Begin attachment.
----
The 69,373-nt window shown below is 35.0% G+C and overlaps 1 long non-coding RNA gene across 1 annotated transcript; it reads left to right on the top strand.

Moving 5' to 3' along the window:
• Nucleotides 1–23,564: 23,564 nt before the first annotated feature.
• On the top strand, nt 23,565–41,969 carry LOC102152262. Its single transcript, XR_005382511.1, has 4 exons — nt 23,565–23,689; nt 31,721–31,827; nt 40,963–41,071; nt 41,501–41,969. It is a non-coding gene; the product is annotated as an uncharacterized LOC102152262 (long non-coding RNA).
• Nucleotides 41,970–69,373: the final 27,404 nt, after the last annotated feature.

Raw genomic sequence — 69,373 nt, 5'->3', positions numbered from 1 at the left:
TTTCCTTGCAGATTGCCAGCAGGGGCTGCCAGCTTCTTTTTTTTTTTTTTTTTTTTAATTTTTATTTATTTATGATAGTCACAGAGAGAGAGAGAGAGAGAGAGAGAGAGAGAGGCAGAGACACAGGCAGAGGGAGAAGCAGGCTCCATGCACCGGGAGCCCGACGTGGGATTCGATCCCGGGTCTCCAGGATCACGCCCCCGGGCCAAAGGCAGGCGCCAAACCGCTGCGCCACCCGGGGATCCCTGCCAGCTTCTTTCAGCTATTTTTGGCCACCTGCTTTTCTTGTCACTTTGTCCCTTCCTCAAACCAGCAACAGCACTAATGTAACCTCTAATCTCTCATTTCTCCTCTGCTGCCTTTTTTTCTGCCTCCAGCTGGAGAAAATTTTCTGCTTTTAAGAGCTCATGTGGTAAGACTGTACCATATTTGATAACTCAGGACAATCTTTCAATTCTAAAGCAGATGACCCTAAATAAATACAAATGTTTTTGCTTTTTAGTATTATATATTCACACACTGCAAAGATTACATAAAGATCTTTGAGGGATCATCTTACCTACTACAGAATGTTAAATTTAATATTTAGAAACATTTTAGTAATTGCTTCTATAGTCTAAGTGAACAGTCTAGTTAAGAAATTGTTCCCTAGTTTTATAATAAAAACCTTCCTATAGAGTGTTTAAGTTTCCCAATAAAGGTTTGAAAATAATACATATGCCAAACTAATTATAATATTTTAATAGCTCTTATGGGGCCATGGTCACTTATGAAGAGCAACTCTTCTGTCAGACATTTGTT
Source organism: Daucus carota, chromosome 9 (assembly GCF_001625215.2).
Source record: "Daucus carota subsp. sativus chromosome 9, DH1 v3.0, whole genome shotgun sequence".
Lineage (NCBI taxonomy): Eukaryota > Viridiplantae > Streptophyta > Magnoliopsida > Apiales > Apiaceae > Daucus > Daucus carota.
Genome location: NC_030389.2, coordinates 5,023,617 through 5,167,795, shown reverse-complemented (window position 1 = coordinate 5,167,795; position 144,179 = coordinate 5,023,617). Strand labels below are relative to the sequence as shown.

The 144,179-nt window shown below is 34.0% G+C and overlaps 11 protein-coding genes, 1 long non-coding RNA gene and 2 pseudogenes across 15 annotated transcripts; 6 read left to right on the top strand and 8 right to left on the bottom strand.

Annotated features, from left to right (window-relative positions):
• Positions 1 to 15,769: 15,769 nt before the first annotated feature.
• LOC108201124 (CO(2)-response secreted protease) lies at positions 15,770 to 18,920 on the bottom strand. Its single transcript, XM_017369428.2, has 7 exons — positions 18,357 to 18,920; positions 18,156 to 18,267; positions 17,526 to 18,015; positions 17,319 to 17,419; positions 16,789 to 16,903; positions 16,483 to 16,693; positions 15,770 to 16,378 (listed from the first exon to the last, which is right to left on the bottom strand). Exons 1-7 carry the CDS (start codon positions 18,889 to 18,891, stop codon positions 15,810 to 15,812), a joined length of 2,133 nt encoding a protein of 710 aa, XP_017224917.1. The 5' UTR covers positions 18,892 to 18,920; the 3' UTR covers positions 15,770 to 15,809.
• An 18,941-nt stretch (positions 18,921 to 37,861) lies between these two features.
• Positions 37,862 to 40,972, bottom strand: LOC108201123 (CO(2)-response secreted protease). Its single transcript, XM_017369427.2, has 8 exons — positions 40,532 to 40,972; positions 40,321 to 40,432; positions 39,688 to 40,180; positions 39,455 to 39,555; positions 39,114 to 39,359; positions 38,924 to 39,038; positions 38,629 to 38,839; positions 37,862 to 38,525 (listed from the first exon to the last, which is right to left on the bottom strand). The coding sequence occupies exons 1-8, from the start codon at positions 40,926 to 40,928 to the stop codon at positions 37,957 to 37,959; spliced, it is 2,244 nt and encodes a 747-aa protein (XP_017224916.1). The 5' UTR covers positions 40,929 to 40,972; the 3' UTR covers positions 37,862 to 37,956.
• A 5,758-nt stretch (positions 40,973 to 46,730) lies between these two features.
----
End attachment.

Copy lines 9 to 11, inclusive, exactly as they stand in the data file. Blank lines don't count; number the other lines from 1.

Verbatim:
Source record: "Daucus carota subsp. sativus chromosome 9, DH1 v3.0, whole genome shotgun sequence".
Lineage (NCBI taxonomy): Eukaryota > Viridiplantae > Streptophyta > Magnoliopsida > Apiales > Apiaceae > Daucus > Daucus carota.
Genome location: NC_030389.2, coordinates 5,023,617 through 5,167,795, shown reverse-complemented (window position 1 = coordinate 5,167,795; position 144,179 = coordinate 5,023,617). Strand labels below are relative to the sequence as shown.